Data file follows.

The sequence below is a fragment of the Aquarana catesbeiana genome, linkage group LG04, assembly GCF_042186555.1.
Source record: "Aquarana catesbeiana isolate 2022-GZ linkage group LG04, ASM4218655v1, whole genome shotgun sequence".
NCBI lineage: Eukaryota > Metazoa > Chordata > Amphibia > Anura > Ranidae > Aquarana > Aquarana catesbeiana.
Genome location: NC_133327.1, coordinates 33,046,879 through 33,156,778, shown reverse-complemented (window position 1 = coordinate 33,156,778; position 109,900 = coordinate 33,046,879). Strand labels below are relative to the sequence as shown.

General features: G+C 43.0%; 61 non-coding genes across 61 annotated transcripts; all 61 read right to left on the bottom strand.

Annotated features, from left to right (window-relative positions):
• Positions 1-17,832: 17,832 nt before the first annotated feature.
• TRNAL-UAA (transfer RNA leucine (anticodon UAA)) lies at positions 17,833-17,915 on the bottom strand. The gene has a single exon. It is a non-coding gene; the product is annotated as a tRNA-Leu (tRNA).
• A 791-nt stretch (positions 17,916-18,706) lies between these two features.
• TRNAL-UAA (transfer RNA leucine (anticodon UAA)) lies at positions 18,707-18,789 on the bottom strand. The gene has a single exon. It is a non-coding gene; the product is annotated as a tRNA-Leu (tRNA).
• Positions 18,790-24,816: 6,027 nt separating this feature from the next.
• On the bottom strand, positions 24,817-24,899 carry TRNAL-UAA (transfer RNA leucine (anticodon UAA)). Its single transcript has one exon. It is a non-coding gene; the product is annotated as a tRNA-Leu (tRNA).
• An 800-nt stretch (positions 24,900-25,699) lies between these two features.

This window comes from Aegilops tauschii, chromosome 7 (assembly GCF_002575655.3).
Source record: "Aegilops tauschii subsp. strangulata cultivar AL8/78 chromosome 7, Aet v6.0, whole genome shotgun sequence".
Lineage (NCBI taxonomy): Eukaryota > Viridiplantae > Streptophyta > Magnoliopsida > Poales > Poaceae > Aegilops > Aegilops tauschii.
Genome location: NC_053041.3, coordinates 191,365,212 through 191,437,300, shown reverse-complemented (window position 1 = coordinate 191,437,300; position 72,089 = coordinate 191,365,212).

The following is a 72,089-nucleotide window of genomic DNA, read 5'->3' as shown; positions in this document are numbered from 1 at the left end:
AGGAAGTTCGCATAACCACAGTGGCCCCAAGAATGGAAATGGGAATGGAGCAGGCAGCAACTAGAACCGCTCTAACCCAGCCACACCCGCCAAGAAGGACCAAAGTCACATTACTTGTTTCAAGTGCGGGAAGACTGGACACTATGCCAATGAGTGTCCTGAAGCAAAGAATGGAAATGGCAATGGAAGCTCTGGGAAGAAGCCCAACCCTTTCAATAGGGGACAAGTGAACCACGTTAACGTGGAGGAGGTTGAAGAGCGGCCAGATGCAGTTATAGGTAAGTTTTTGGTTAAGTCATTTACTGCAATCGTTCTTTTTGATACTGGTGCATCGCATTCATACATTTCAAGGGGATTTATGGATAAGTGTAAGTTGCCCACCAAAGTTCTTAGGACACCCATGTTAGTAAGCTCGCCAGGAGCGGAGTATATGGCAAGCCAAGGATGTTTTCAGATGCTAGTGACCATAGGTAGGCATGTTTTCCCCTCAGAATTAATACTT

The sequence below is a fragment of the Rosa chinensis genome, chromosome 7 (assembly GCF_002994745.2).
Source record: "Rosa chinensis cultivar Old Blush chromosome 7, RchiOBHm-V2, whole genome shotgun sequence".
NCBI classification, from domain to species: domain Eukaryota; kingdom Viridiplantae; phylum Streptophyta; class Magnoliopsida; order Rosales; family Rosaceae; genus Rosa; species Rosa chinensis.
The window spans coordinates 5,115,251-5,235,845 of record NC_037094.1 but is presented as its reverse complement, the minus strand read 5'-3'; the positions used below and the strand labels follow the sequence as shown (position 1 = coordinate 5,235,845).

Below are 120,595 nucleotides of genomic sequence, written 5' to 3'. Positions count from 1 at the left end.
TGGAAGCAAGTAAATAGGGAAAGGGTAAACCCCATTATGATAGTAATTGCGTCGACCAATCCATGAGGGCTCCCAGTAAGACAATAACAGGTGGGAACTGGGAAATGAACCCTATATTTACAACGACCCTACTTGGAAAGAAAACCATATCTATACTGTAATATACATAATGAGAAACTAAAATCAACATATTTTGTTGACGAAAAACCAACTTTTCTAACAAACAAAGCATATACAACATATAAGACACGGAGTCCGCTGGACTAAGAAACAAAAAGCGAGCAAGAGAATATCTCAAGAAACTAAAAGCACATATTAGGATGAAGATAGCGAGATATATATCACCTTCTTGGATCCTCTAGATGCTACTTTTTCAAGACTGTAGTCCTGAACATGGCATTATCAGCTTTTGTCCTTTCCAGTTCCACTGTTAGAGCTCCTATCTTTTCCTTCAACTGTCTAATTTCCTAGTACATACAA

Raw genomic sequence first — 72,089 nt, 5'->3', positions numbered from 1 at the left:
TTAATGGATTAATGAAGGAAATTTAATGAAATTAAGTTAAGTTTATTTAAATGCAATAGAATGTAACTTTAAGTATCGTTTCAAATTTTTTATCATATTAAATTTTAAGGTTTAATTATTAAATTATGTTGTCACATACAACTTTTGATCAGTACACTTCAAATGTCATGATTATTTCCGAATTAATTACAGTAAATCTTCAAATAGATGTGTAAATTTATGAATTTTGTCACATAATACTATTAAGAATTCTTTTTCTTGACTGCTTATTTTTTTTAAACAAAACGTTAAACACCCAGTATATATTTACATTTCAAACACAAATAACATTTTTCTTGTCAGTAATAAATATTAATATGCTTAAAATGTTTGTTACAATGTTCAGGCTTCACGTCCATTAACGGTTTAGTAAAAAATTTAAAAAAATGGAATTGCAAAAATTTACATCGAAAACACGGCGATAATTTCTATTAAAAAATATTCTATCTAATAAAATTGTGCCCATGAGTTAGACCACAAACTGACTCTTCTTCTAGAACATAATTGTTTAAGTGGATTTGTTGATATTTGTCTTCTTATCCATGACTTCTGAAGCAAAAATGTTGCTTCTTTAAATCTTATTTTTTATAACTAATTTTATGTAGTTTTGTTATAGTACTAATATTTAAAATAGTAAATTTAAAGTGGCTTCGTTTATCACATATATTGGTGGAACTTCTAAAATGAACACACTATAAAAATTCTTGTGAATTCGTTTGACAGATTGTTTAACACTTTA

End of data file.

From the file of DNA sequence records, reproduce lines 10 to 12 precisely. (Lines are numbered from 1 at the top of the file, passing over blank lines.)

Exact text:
• TRNAL-UAA (transfer RNA leucine (anticodon UAA)) lies at positions 18,707-18,789 on the bottom strand. The gene has a single exon. It is a non-coding gene; the product is annotated as a tRNA-Leu (tRNA).
• Positions 18,790-24,816: 6,027 nt separating this feature from the next.
• On the bottom strand, positions 24,817-24,899 carry TRNAL-UAA (transfer RNA leucine (anticodon UAA)). Its single transcript has one exon. It is a non-coding gene; the product is annotated as a tRNA-Leu (tRNA).